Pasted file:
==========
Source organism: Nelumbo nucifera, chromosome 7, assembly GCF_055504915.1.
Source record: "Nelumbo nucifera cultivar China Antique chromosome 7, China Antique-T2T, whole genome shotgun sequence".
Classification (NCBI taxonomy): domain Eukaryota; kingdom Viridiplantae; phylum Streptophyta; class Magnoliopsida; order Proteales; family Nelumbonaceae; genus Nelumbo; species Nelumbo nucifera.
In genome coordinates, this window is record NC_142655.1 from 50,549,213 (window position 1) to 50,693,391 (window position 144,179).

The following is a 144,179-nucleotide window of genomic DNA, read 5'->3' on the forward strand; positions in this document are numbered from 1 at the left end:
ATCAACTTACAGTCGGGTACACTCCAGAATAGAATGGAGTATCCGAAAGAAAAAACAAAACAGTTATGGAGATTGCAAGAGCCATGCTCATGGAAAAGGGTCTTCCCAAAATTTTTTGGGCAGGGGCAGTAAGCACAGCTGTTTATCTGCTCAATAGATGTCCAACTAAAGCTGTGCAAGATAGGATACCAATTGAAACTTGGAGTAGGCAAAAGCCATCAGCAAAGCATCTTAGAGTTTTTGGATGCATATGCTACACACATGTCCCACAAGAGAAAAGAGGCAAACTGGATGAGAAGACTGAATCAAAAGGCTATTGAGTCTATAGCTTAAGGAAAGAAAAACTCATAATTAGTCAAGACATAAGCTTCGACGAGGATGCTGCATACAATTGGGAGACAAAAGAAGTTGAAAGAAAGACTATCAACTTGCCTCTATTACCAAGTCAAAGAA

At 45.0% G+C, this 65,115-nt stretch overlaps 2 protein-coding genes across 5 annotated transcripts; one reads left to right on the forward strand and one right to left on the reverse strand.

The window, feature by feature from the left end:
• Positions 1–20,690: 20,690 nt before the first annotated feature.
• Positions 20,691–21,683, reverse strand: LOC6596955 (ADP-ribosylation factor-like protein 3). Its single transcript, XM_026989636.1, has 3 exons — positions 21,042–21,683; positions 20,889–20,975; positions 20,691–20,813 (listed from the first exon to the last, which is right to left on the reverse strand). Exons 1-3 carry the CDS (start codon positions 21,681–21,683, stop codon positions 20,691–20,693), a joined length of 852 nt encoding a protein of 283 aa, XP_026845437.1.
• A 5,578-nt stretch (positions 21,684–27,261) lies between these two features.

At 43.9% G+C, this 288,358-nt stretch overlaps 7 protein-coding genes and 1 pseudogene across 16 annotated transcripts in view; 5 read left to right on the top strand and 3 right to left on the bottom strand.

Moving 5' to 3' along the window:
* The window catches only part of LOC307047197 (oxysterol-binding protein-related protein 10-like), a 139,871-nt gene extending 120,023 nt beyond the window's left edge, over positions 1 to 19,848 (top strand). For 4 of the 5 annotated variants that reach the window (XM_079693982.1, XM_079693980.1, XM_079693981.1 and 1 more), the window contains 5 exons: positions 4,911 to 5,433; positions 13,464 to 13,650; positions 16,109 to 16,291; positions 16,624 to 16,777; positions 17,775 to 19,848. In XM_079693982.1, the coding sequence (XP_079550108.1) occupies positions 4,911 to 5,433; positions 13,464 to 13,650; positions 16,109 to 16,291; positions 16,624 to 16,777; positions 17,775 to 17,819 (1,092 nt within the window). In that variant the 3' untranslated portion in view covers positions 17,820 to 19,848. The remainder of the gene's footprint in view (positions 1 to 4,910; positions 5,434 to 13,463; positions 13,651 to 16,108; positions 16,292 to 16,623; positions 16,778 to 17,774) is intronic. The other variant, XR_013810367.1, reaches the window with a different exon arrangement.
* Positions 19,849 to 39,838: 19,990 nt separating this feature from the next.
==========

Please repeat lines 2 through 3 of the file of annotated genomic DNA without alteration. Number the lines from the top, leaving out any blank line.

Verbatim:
Source record: "Nelumbo nucifera cultivar China Antique chromosome 7, China Antique-T2T, whole genome shotgun sequence".
Classification (NCBI taxonomy): domain Eukaryota; kingdom Viridiplantae; phylum Streptophyta; class Magnoliopsida; order Proteales; family Nelumbonaceae; genus Nelumbo; species Nelumbo nucifera.